Thigh muscles are developing nicely with plenty of extreme hill training. An all night deluge finally abated in time for a late start from Opotiki, heading east along the cape. With overnight stops at Te Kaha, Te Araroa, Tokomaru Bay, and after a half day, Tolaga Bay, our East Cape adventure has so far covered a distance of 180 miles.
With stunning coastal bays, long beaches, twisting roads up into inland forests; grazing sheep and cattle, kiwi fruit orchards and river valleys with fields of maize in full flower, it is impossible to pick out a highlight. This region is very sparsely populated.What little traffic there is tends to be tourists in cars or motor homes, Kiwis taking motor boats to one of the great beaches or double bedded logging trucks hauling their bounty off for shipping to China. The truck drivers are, thankfully, extremely courteous.
My wish to stay on a farm was granted at Tokomoro Bay, where after a gruelling 57 mile ride, there was no room at the Inn. Fortunately, the Landlady arranged for us to rent a self catering unit, albeit at the top of a, get off and push hill. She even delivered Gavin and Keith’s beer and put it in the fridge!! Just wish I had accepted her offer to take our panniers. The view over the Bay, from this vantage point, defied superlatives. Not a cow or sheep in sight though, this was a Goldfish farm, tens of thousands of varying size and species.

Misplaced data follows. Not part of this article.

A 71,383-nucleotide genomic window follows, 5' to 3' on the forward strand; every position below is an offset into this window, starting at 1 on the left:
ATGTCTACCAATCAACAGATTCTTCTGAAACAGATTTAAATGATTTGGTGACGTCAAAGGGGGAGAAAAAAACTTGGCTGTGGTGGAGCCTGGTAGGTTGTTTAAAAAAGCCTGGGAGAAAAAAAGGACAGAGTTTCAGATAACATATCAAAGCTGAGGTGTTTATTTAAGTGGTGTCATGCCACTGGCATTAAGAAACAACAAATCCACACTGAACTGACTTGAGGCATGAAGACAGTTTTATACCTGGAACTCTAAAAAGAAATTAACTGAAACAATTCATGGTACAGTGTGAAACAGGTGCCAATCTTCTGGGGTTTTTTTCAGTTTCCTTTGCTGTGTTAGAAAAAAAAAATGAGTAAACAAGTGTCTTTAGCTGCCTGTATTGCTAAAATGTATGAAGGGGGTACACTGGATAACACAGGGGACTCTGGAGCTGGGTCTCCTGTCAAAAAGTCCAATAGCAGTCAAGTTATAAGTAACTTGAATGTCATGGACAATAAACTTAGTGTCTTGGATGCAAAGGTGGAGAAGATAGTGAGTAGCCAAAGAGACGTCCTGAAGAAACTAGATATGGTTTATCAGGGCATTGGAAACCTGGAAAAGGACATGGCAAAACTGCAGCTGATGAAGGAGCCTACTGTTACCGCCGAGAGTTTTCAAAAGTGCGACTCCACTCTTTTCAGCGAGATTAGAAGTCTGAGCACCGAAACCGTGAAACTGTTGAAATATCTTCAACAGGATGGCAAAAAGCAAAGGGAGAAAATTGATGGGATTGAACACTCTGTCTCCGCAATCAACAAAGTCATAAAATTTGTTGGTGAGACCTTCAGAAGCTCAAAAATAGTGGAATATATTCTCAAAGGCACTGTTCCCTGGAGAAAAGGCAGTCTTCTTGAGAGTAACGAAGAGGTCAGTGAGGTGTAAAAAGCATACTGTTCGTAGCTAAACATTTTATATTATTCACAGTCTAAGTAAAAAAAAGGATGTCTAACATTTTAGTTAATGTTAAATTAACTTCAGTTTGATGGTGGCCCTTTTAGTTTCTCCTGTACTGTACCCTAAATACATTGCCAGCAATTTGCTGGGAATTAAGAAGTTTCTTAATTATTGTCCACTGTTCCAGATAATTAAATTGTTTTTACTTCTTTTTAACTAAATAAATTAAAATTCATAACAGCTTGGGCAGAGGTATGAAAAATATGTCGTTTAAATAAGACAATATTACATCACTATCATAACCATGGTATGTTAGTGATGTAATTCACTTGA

Our very kind but talkative host drove us, barefoot, in his very old and junk filled car to the Inn for our supper and then returned to take us back again. People are so friendly and helpful here.
Signs along the road display a telephone number to invite drivers to report ‘wandering stock’. There was nothing wandering about a young grey horse that jumped out right in front of Gavin today then galloped up the road, frantically seeking refuge. The poor thing, finally escaped an on-coming logging truck by clearing a five bar gate with some margin.
Keith caused some consternation this morning, flagging us down to witness him undertake a Haka worthy of the All Blacks. Thankfully, he had not taken leave of his senses, but was celebrating his current cycle odometer resetting itself to zero having cycled 100,000 kilometres (62,500 miles)!!